8 Feb 2002 – Eight companies or consortia had, by Thursday, expressed interest in bidding for Enron’s 65 per cent stake in the high-profile Dabhol Power Company, according to a source close to the group of lenders – led by the Industrial Development Bank of India (IDBI).

Of the eight, only two, Tata Power and BSES and have furnished the required $100 000 deposit which entitles them to access documents in London as part of the due diligence process.

The other groups who met the deadline for a formal expression of interest are the Gas Authority of India (Gail), Reliance Industries, British Gas, Royal Dutch Shell, TotalFinaElf, and Gaz de France. It is expected that they will pay their non-refundable deposits next week.

The source confirmed that both TPC and Gail had signed confidentiality agreements although TPC were not willing to comment on the matter.

BSES chairman and managing director R V Shahi confirmed signing the agreement.
“BSES signed the confidentiality agreement two days ago and we expect to commence due diligence by mid-next week. The process would be undertaken by in-house experts,” Shahi said.

Separately, US Treasury Secretary, Kenneth Dam was speaking about the collapse of the Dabhol project and US policy towards investment in India at the Confederation of Indian Industries forum.

Dam said, “US policy is that we want to see contractual difficulties faced by US companies resolved promptly in a manner that is fair to all parties.” He said that an equitable resolution would have the effect of assuring US investors that India honours the sanctity of contracts and the rights of investors. “The sooner these difficulties are resolved, the better it will be for both the countries,” he said.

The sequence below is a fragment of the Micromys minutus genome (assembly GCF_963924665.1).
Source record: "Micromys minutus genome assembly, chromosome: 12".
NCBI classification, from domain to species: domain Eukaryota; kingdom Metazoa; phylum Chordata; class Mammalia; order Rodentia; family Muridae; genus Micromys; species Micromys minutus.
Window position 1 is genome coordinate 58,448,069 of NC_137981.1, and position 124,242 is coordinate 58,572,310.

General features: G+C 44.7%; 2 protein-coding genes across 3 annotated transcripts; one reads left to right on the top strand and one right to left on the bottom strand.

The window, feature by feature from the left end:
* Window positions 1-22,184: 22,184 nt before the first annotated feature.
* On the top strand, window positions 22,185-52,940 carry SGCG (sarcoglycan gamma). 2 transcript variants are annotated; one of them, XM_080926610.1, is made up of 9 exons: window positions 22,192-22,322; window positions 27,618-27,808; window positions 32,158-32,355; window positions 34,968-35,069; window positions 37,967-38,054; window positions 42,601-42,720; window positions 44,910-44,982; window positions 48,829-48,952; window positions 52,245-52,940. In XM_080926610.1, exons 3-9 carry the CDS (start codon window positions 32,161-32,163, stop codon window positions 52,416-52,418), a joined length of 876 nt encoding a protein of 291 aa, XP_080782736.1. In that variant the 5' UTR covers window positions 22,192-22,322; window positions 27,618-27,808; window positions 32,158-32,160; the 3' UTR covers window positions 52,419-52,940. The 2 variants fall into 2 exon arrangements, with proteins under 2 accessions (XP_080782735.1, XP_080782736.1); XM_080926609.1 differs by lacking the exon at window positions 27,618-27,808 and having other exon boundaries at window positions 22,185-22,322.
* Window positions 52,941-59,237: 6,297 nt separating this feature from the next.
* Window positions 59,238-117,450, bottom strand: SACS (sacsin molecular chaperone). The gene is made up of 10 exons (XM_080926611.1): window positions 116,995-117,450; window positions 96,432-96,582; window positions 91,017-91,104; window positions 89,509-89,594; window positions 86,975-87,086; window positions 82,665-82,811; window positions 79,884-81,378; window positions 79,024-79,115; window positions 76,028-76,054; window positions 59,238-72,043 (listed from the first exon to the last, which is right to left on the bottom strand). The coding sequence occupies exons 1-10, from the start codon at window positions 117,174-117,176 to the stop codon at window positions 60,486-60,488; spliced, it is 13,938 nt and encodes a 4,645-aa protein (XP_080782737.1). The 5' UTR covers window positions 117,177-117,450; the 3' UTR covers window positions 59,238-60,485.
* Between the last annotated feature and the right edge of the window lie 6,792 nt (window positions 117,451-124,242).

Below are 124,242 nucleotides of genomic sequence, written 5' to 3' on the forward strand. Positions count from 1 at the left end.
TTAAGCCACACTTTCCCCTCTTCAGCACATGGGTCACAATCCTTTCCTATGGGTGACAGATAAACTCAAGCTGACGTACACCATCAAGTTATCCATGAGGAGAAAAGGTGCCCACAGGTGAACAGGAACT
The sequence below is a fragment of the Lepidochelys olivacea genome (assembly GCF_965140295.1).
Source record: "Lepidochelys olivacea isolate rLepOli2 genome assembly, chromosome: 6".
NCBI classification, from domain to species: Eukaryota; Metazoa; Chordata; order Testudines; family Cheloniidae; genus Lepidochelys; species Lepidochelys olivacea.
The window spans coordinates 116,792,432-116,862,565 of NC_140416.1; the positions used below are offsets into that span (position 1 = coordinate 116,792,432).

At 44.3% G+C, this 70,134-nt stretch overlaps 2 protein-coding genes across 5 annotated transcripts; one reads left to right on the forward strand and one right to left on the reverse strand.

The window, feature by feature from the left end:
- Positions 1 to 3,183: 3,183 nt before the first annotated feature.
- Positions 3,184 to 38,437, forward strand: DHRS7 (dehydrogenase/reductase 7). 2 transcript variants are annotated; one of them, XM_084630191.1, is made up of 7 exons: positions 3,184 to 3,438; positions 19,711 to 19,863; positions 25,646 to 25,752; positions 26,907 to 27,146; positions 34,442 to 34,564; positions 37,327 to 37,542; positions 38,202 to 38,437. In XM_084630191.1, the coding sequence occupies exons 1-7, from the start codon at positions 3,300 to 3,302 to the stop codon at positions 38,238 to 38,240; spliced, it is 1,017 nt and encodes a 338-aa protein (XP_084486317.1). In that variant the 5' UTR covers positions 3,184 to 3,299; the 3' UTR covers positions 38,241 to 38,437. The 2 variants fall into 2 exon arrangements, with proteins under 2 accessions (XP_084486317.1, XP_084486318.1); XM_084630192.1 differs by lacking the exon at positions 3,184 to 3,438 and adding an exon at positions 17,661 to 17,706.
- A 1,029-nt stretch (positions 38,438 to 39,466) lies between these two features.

Pointing to media reports, Dam said “The debate about Dabhol Power Company has focused on only one US shareholder when there were three. And, it has largely ignored its Indian debt holders. Unfortunately, lingering investment disputes have cast a dark cloud over foreign investors attitudes towards India,” he said.

The failure of the high-profile undertaking is an embarrassment to the Indian government, which had hoped to attract more foreign investment on the back of the $2.9bn project. It is also worrying Indian lenders including the IDBI which has a Rs62bn exposure to the project.